- Advocacy Efforts
- Feminine Face of Migration
- Forming Consciences for Faithful Citizenship
- Stewards of the Earth
- America Magazine Addresses Throwaway Society
- Celebrations of Earth Day Took Many Forms
- Climate Change Impacts on U.S. Corn Belt
- Hot Off the Press: Spring Issue of Catholic Rural Life
- JustFaith and Climate Change Study Circle
- Maryknoll Magazine Focuses on the Environment
- Pope Benedict XVI on the Environment
- Preparing for Food Day 2012
- Sign up for USDA Webinar on Partnering with the USDA
A recent paper by Caritas-Italy highlights the need for national governments and the international community to improve their response to female migrants and the families they leave behind, to provide protection and social services and social and legal advice, www.comboni.org//contenuto/view/id/105970.
Dozens of resources at www.faithfulcitizenship.org can help you share Forming Consciences for Faithful Citizenship with your parishes. Visit the website for materials geared toward: Church Teaching, All Catholics, Diocesan & Community Leaders, Parishes & Schools, Campuses & Young Adults, Youth, and Media. Don’t forget to register to vote! Florida registration deadlines are: July 16, 2012 for the Primary Election and October 9, 2012 for the General Election. Register to vote here. We encourage parishes to host a voter registration drive over the summer, please contact the Supervisor of Elections in your county or contact the Office of Advocacy and Justice, 407-246-4819.
In many ways, consumption is at the heart of climate change. Developed countries such as the United States consume far more of the world’s resources than developing nations. And much of this is, quite literally, trash. In an insightful cover article for America magazine, Gregory M. Kennedy, S.J., examines the culture of disposable consumption that pervades modern life in the industrialized world.
In Trash Talk, A Christian response to our throwaway society, Kennedy observes that [w]e Catholics consider ourselves people of the book, but we are equally people of the body. Our belief in the incarnation and physical resurrection of Christ requires us to take matter very seriously… Of all municipal solid waste, the single largest share, 30 percent, goes to containers and packaging: polystyrene “clamshells,” tin cans, plastic this, that and the other thing.
Kennedy wonders, “Shouldn’t we, as partakers of the Eucharist, where Christ reconfirms his real presence in matter, cultivate a distaste for disposables—objects that, made to be good for nothing, already are as good as nothing? He concludes by asserting that [e]very shopping bag you refuse, every coffee cup you re-use, every piece of plastic you eschew, takes you another step toward “the dazzling centre where all the innumerable fibers of the manifold meet.”
Many Catholic households subscribe to Maryknoll Magazine. This month, they will be receiving an issue about the care for creation with stories that reflect Maryknoll’s concern for and commitment to good stewardship of God’s Creation.
While most of us have spent our lives working with and ministering to the poor and vulnerable around the world, only a few were connecting the dots and realizing that the degradation of our local environment was contributing to the health problems and exploitation of many people, said Father Edward M. Dougherty, superior general, Maryknoll Fathers and Brothers. It was usually at the nexus of this realization that certain Maryknollers began to inform themselves about how environmental issues were related to justice concerns. Read more here.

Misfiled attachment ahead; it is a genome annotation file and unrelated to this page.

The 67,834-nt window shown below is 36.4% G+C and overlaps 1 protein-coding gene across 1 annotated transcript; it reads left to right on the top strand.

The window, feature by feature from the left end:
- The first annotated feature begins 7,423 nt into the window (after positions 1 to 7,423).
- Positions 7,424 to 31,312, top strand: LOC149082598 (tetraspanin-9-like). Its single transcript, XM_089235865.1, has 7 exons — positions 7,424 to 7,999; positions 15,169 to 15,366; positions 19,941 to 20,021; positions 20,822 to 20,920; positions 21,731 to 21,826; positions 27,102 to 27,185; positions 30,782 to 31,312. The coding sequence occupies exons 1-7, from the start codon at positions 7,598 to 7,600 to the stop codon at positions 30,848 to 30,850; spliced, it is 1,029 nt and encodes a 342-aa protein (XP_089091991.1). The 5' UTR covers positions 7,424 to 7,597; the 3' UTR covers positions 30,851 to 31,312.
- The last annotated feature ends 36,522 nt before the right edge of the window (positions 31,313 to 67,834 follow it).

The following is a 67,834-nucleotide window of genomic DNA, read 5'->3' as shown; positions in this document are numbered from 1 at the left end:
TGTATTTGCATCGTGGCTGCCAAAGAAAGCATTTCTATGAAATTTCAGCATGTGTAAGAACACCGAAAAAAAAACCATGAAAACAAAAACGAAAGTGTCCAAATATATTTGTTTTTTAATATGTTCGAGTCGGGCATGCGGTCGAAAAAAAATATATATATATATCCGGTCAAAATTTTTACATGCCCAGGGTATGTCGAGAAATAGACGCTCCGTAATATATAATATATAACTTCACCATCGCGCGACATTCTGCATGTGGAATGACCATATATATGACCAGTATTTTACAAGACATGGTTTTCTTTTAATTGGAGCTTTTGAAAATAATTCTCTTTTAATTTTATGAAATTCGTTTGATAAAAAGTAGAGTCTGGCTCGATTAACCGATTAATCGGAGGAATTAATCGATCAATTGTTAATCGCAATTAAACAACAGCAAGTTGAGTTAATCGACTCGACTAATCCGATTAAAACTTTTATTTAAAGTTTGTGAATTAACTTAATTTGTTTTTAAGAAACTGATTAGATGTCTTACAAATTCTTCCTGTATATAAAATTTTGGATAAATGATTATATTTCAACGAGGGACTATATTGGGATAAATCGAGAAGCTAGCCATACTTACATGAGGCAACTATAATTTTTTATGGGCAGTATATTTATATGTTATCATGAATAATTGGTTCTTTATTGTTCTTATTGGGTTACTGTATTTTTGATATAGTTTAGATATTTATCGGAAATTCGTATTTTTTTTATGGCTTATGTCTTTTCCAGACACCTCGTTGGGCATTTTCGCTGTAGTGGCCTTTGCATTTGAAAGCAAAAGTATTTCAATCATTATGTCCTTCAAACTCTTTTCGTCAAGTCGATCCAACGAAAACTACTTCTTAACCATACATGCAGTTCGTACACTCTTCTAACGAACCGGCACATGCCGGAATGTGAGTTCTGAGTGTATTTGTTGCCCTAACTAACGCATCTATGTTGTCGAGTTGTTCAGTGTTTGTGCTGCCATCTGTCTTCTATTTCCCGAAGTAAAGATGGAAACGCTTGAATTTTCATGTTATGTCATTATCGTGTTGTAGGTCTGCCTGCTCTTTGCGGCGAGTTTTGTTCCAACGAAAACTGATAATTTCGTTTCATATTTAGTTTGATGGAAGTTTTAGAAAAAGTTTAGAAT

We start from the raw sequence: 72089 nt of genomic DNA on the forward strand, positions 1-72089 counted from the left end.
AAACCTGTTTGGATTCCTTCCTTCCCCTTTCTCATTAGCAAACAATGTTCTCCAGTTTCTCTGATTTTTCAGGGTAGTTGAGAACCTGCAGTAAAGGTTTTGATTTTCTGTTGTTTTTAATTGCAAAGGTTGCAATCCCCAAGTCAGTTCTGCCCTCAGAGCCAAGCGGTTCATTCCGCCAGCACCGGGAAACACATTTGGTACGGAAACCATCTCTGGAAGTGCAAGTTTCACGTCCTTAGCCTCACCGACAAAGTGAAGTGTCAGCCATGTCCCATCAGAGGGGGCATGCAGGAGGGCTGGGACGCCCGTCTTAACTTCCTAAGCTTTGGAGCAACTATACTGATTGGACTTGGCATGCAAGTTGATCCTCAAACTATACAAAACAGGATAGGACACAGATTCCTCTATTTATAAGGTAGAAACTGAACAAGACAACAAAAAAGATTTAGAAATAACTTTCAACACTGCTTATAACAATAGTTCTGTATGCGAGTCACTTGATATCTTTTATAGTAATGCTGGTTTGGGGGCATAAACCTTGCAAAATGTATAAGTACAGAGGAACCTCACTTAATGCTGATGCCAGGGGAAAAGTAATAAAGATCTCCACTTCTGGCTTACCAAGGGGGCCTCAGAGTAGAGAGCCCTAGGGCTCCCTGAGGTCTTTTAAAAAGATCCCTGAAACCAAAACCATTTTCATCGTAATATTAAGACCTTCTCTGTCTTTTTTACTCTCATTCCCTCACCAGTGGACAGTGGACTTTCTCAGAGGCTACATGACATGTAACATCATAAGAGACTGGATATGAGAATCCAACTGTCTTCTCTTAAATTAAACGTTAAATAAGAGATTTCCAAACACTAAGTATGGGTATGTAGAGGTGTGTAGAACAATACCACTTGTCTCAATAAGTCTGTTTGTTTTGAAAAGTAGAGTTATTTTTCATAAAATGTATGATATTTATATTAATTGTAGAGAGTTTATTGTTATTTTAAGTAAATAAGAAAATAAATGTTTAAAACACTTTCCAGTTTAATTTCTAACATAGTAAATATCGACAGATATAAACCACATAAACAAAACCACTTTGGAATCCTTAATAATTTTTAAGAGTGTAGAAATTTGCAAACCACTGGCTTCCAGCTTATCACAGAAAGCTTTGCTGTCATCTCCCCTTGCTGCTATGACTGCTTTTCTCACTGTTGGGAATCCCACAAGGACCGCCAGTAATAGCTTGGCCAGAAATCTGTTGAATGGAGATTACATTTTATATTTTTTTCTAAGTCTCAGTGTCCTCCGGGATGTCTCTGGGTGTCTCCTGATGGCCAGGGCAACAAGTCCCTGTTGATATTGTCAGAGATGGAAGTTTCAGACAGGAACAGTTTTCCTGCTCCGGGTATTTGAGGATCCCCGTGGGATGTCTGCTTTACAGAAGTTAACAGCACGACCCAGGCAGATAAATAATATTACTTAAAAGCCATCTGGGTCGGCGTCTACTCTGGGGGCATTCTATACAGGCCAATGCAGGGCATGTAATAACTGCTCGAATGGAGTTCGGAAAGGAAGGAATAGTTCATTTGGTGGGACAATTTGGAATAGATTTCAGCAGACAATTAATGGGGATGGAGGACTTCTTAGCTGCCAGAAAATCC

A new study by Stanford (CA) and Purdue (IN) University researchers warns that corn grown throughout the Midwest will likely be adversely affected by climate change in the coming years. Rising temperatures and more frequent severe weather events are predicted to seriously curtail corn crops in the Midwest and send price shocks more severe than those caused by either public policies or the price of oil.
In a press release from Stanford University, one of the study’s co-authors, Noah Diffenbaugh, an assistant professor of environmental Earth systems science at Stanford’s School of Earth Sciences, said Frankly, I was surprised that climate had the largest effect of these three influences. These are substantial changes in price volatility that come from relatively moderate global warming. Diffenbaugh continued: Severe heat is the big hammer. Even one or two degrees of global warming is likely to substantially increase heat waves that lead to low-yield years and more price volatility.
The authors also point out that public policies have the potential to diminish—or exacerbate—these negative impacts. Read the entire study, published April 22 in the journal Nature Climate Change, here.
The Catholic Community of St. Francis of Assisi in Raleigh, NC is doing wonderful work that you can replicate in your parish:
Study circles will meet once a week for 8 weeks and use materials developed by JustFaith.
One of the study circles will be on climate change and was developed collaboratively by the Coalition and JustFaith. The study circle will ask: What does the Church say about climate change? Is it real, and what impact would it have on the poor?…The approach to global climate change by the Catholic Coalition on Climate Change and the Catholic Bishops’ Environmental Justice Program has been to focus on the themes of prudence, poverty and the common good, as well as Catholic social teaching. This eight-session module expands and explores these principles and has a strong emphasis on how climate change will impact the poor at home and abroad. It draws out arguments for and against action, and demonstrates—through both faith and science—the hazards to poor people of doing nothing. To sign up for the Climate Change Study Circle, click here.